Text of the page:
Rishi Sunak: How The Coronavirus Chancellor Hit The Big Time – And What Could Bring Him Down

Sunak's allies see him as "hyper intelligent" – others say he's a "technocrat" having a "Cleggmania" moment. Just don't call the Justin Bieber fan a nerd.

Coronavirus has changed everything. Make sense of it all with the Waugh Zone, our evening politics briefing. Sign up now.

If a crisis as devastating as coronavirus can have a political star, few would doubt that Rishi Sunak has shone the brightest.

His “whatever it takes” press conference in which he announced a £330bn plan to help businesses through the coronavirus lockdown helped reassure an increasingly nervous public and left even some of his political opponents asking if he could be the next prime minister.

Sunak had only been chancellor for a month before being thrown head first into the biggest peacetime crisis in a century.

The press conference in question was also Sunak’s first: he is said to have been nervous about media appearances ever since being elevated to the cabinet last summer.

The speed of his response and assuredness of his performance was unsurprising to MPs, officials and insiders, some of who see him “hyper intelligent” and even the “top brain in parliament”.

But to his critics, Sunak is simply a “technocrat” carrying out “Treasury crisis 101” – an MP with fewer than five years’ experience who simply has not had time to make errors or enemies. His predecessor Sajid Javid went so far as to say in February that “no self-respecting minister” would have taken the job of chancellor after Boris Johnson cut all the Treasury’s advisers.

So who is the man many are tipping to one day be prime minister?

‘He’s not a nerd’

Since the pandemic took hold in the UK, Sunak has worked solid 17-hour days, including some weekends.

He has not even been back to his Richmond constituency in North Yorkshire to see his wife Akshata Murthy, the daughter of one of India’s richest men, or his two children.

The £350bn support package, which would normally have taken months to devise due to its scale and intricacy, was put together in a matter of days, and Sunak’s final statement was still being printed moments before he left the Treasury to announce it at the press conference.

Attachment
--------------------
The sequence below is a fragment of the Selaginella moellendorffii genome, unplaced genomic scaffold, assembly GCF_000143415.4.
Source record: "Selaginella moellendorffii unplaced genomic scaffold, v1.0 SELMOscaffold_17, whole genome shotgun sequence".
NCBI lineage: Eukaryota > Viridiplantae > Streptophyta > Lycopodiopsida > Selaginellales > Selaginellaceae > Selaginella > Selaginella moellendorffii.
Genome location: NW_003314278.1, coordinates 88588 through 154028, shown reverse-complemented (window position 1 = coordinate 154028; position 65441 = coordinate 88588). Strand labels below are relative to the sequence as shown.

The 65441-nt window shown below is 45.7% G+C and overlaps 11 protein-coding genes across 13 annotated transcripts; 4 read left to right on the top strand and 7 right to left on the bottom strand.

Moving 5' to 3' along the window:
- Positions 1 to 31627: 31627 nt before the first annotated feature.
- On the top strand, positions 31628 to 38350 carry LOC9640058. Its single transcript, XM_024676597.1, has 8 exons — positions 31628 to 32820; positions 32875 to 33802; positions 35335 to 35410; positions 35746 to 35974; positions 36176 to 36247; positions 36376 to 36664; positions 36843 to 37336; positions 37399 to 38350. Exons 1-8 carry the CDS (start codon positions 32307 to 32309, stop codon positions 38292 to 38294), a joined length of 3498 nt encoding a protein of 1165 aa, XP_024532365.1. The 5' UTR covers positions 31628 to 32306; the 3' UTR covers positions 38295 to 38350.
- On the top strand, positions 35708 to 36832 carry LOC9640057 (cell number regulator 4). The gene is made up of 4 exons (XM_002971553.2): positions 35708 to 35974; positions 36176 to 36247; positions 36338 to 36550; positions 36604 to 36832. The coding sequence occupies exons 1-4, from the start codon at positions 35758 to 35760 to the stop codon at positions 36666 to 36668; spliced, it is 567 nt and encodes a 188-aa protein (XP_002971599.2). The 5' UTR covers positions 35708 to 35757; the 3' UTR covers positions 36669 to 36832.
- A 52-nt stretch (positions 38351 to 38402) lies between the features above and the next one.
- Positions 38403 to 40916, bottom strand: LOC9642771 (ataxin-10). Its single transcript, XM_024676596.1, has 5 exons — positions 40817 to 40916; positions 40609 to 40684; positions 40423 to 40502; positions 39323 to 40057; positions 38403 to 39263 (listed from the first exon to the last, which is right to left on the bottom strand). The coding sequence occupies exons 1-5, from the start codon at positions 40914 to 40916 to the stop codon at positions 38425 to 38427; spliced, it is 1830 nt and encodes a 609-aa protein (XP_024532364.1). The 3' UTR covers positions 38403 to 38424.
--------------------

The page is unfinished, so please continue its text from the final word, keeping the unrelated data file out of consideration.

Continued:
But one insider told HuffPost UK that taking questions from some of the nation’s top journalists was not a problem for a details-focused chancellor who always “takes the long brief instead of the short one”.

“He understands things very quickly,” Thirsk and Malton MP, and Sunak’s good friend, Kevin Hollinrake says. “He’s very analytical and doesn’t mind getting into the detail.

“He will spend hours reading something.

“He is hyper intelligent and doesn’t get bored easily – he seeks to understand.”

Robert Goodwill, who tipped Sunak as a future PM more than two years ago, agrees: “If anybody is going to be thrown in the deep end and swim, it’s Rishi.”

Just don’t call him a nerd.

Hollinrake goes on: “He’s not nerdish at all.

“I said to him one day: ‘I’ve got to take my kids to watch Justin Bieber this weekend. I can’t think of anything bloody worse.’

“He said: ‘Justin Bieber? He’s absolutely brilliant.’

“He started singing ′my mama don’t like you...’!

“He’s into films, he likes Star Wars, he’s into music, he’s good fun, he’s a laugh, he likes going out – he doesn’t drink, but he’s really good company.”

Rarely for a politician, the clean-cut chancellor also wears his big brain lightly.

“He seems to combine being very, very able with very, very pleasant and self-effacing and not arrogant,” says Goodwill.

Officials, meanwhile, praise Sunak’s kindness during these gruelling days.